Part 1 is here.

Just as I took my time with my first stab at this topic, I’ve been putting off writing a second post. An IHE article on mid-tier doctoral programs prompted me to the keyboard again.

Dean Dad starts with this question, “Why do people continue to apply to, and attend, nothing-special doctoral programs in the humanities and social sciences?” He then gives the reasons: delusional naiveté and “a lack of alternatives.” The tone of the article rubbed me wrong from the start, so I stepped back and gave some thought as to why.

My first problem with Dean Dad’s question is the assumption that “mid-tier” programs exploit grad students while they are enrolled, then cut them loose before they find a job. In my case, I taught my own courses as a T.A., which gave me invaluable teaching experience. My professors took the time to write dozens of letters for me and spent countless hours reading and critiquing my dissertation and other manuscripts during and after I finished. I don’t know what other top-tier or mid-tier programs are like, but I couldn’t have asked for better preparation for my career. I’m sure I just think I’m special, though.

My second problem is one that appeared almost immediately on Twitter: Dean Dad’s assumption that only top-tier programs are worthwhile. So, if one doesn’t have a degree from an Ivy or near-Ivy, then one either isn’t prepared for academia or doesn’t have a chance of obtaining a tenure-track or full-time faculty position.

There’s a lot to pick apart in that assumption, but what sparked my return to this topic was the elitism implicit in Dean Dad’s post. This isn’t an unknown characteristic among academics, so I wanted to explain the perspective of a non-elite.

My educational background was in fundamentalist Christian schools. Critical thinking wasn’t valued, but reading, writing, and argumentation were. My free time was spent reading, playing chess, riding bikes with my cousin, watching TV, and playing with my G.I. Joe figures. We bought our clothes from K-mart and eventually Wal-mart. I read the local newspaper and USA Today and watched the network nightly news broadcasts to learn about what was going on in the world.

I went to college because I was capable and my parents wanted me to. I worked at retail and grocery jobs all the way through my master’s, including a semester of third shift (usually 10-6). I didn’t get involved in campus activities because, between working and studying, I didn’t have time.

My first encounter with Marxist theory and a legitimate history research paper came during my first semester of grad school. (Thank you, Thad Smith!) I dismissed advice to go to law school because I couldn’t imagine doing essentially the same thing in a more stressful environment (although more money would have been nice). I wasn’t as careful with student loans as I should have been, but I escaped grad school with a minimal debt load that was worth every penny. In grad school, I wasn’t aware of many of the trappings of, and unspoken assumptions about, academic life and still find myself fumbling my way through professional life at times because of that ignorance. Imposter syndrome is never far away.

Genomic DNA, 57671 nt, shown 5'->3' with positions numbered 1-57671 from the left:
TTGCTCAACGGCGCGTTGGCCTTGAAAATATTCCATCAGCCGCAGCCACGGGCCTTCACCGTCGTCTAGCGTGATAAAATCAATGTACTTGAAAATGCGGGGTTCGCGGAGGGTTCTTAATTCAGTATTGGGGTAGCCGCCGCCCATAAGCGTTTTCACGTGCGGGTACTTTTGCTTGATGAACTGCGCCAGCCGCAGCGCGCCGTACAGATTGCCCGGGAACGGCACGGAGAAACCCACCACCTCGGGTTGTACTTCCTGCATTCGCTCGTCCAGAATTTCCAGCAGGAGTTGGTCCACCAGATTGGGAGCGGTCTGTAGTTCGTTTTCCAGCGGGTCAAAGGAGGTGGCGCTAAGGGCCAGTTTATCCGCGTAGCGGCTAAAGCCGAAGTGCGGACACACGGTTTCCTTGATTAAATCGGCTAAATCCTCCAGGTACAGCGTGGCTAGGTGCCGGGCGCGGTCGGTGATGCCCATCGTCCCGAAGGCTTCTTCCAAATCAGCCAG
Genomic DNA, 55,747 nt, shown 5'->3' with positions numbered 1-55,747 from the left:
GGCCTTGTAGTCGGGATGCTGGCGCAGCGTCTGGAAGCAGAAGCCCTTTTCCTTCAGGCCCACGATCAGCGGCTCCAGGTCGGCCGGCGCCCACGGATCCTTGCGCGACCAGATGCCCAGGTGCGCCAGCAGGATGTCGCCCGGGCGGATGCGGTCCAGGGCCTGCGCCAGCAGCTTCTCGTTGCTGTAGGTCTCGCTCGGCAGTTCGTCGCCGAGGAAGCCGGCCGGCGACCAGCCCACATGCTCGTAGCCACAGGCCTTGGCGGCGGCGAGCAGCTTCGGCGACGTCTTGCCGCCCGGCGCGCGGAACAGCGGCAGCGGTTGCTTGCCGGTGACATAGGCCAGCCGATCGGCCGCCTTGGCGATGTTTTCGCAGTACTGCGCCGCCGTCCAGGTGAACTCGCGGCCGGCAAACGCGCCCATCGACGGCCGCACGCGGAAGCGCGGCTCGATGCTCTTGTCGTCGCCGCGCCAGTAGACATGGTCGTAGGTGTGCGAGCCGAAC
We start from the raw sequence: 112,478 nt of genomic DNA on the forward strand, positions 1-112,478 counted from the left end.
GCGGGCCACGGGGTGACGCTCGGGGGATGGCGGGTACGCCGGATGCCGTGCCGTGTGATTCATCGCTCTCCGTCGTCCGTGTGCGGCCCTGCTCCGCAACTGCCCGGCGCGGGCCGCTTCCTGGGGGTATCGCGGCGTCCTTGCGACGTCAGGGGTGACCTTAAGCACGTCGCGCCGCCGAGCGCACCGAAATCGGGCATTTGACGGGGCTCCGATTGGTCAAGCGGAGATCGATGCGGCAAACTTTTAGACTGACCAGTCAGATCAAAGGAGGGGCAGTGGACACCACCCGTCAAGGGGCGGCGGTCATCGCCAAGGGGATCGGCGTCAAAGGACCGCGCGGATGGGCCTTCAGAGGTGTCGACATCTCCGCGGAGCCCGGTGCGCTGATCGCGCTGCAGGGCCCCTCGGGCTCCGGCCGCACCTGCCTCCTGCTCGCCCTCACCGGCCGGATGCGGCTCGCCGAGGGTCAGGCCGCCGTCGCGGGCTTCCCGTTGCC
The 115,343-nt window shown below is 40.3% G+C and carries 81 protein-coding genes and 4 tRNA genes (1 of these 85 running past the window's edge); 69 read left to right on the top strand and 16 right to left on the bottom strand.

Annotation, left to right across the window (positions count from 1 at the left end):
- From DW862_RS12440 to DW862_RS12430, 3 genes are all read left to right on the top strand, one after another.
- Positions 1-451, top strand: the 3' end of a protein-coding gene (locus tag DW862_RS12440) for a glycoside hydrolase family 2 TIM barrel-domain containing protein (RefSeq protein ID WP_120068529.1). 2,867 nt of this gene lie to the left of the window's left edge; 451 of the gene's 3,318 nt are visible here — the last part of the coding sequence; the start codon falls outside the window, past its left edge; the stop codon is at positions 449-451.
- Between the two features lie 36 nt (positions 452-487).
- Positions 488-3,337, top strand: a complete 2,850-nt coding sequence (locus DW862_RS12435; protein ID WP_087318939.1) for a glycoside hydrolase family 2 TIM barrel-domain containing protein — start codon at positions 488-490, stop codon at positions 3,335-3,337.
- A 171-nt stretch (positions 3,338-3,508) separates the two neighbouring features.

I’m thankful that there are academics who are willing to build relationships on a personal level and who aren’t concerned about status and rank, even though they are smarter and more knowledgeable about the world than I am. They’ve taught me a lot and have helped me want to become a better historian and colleague. But there is tendency in academia to alienate people who grew up in the flyover states and didn’t inhale Foucault and Derrida as a toddler, to relegate them to the periphery in a profession that trumpets diversity.

Or maybe I’m the only one.


2 thoughts on “The Working Class and Higher Education, Pt. 2

  1. You’re definitely not the only one, Mark. Sometimes I get the sense that my undergrad institution is considered less than respectful, as is my grad institution (to a lesser extent, but there’s only one other grad of it at my current job, as compared to a host from Harvard and the like.) But I wouldn’t trade for anything the mentoring I received at King, which was instrumental in helping me to understand my possibilities and what steps needed to be taken to get there. In hindsight, I should have probably picked a different dissertation topic, but my grad lab was the wonderful interdisciplinary space I craved. Neither institution is Ivy League, but they were right for me.

  2. Mark, I am so glad that you are continuing to talk about this fundamental problem in higher education; people of limited means are increasingly locked out of being influential in this sphere. It is frightening that so soon after the Civil Rights era, the academic world is rapidly closing its doors to the voice of marginalized people. I know that elite schools try to support diversity. But the intense competition to get into these schools enables them to define diversity in ways that meet their needs, not the needs of the poor. (See for example: It is essential, therefore, for midtier doctoral programs, especially in the humanities, to be accessible to poor students.
    There are crazy justifications for squeezing poor students out of higher academia (Such as Dean Dad’s paternalistic dismissal of poor students insisting they have a right to be there: “prospective students think, but I’m special”). I can only hope this supposition is due to ignorance. I prefer to believe they are ignorant, rather than callous.
    I also have little patience with professors who insist that I don’t have to become a professor, like them, to succeed with a doctoral degree. In an increasingly impoverished nation, people who understand poverty on a personal level should be teaching history.

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